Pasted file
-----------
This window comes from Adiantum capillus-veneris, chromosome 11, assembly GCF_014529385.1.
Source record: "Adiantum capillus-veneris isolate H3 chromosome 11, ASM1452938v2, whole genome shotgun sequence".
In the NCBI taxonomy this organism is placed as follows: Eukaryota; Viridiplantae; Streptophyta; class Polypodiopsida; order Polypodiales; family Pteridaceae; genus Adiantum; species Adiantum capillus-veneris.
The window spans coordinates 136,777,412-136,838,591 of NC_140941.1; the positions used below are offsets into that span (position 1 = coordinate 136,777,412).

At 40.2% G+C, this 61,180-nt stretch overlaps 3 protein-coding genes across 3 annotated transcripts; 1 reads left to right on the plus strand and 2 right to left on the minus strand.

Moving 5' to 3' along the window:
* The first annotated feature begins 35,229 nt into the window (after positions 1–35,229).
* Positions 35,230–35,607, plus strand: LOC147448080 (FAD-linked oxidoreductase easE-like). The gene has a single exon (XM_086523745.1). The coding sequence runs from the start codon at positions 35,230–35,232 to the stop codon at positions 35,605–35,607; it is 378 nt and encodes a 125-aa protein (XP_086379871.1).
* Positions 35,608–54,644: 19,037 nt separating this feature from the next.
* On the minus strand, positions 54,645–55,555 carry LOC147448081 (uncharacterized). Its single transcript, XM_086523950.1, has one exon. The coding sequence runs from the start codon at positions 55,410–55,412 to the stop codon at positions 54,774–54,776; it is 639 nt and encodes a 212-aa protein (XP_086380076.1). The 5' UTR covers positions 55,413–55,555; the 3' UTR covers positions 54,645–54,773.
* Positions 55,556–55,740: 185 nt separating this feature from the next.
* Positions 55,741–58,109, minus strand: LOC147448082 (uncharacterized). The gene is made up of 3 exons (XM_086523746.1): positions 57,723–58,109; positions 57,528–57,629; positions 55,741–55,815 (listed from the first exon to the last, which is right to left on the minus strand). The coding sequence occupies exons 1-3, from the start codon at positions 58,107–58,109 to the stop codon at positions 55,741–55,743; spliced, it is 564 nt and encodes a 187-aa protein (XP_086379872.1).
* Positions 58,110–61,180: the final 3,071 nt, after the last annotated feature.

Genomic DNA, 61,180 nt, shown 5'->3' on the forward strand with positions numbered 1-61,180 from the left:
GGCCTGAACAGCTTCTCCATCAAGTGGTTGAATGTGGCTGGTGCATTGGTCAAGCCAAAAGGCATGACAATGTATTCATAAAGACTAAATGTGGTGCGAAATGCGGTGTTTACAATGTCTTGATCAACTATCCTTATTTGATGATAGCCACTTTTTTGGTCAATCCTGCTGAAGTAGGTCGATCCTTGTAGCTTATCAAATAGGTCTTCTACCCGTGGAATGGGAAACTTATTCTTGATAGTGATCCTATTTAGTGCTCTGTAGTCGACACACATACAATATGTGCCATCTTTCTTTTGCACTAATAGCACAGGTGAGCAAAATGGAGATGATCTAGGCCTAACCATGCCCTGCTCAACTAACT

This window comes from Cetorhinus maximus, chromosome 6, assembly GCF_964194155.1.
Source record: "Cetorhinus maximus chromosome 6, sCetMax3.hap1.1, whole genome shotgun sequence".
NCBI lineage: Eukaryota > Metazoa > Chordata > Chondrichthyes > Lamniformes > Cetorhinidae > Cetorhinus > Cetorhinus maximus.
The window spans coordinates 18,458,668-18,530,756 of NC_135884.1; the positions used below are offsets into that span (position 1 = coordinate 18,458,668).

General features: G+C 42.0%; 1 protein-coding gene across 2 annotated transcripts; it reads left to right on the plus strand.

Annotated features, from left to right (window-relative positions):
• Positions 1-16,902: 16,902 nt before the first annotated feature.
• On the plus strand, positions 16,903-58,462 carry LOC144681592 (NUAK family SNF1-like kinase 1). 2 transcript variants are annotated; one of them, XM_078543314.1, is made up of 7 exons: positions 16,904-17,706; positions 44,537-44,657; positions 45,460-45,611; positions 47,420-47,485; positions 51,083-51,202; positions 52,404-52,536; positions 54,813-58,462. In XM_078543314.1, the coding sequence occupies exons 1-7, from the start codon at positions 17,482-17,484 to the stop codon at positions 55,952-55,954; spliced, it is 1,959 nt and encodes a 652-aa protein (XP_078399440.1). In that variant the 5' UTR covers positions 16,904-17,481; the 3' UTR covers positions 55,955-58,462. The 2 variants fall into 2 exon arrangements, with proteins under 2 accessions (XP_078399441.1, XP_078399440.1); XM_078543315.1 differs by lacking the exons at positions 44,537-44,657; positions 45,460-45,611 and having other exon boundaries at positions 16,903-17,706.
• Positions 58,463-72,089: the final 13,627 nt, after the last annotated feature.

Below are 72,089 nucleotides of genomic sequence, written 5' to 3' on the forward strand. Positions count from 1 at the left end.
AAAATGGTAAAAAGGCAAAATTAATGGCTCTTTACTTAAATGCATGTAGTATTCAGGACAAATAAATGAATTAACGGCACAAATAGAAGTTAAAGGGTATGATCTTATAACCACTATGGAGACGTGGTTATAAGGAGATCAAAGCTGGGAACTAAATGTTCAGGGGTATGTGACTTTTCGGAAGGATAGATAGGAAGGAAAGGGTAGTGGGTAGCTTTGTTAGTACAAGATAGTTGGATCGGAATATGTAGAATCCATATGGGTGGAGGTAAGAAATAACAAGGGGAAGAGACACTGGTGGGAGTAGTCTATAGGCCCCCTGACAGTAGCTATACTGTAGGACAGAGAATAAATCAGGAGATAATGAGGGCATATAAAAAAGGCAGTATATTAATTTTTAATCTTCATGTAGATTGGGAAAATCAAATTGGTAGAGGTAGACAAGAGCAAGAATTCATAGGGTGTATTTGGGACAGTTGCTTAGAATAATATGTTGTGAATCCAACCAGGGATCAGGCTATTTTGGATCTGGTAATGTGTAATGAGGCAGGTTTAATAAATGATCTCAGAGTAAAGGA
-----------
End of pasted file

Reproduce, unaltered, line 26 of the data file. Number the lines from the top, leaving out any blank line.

AAAATGGTAAAAAGGCAAAATTAATGGCTCTTTACTTAAATGCATGTAGTATTCAGGACAAATAAATGAATTAACGGCACAAATAGAAGTTAAAGGGTATGATCTTATAACCACTATGGAGACGTGGTTATAAGGAGATCAAAGCTGGGAACTAAATGTTCAGGGGTATGTGACTTTTCGGAAGGATAGATAGGAAGGAAAGGGTAGTGGGTAGCTTTGTTAGTACAAGATAGTTGGATCGGAATATGTAGAATCCATATGGGTGGAGGTAAGAAATAACAAGGGGAAGAGACACTGGTGGGAGTAGTCTATAGGCCCCCTGACAGTAGCTATACTGTAGGACAGAGAATAAATCAGGAGATAATGAGGGCATATAAAAAAGGCAGTATATTAATTTTTAATCTTCATGTAGATTGGGAAAATCAAATTGGTAGAGGTAGACAAGAGCAAGAATTCATAGGGTGTATTTGGGACAGTTGCTTAGAATAATATGTTGTGAATCCAACCAGGGATCAGGCTATTTTGGATCTGGTAATGTGTAATGAGGCAGGTTTAATAAATGATCTCAGAGTAAAGGA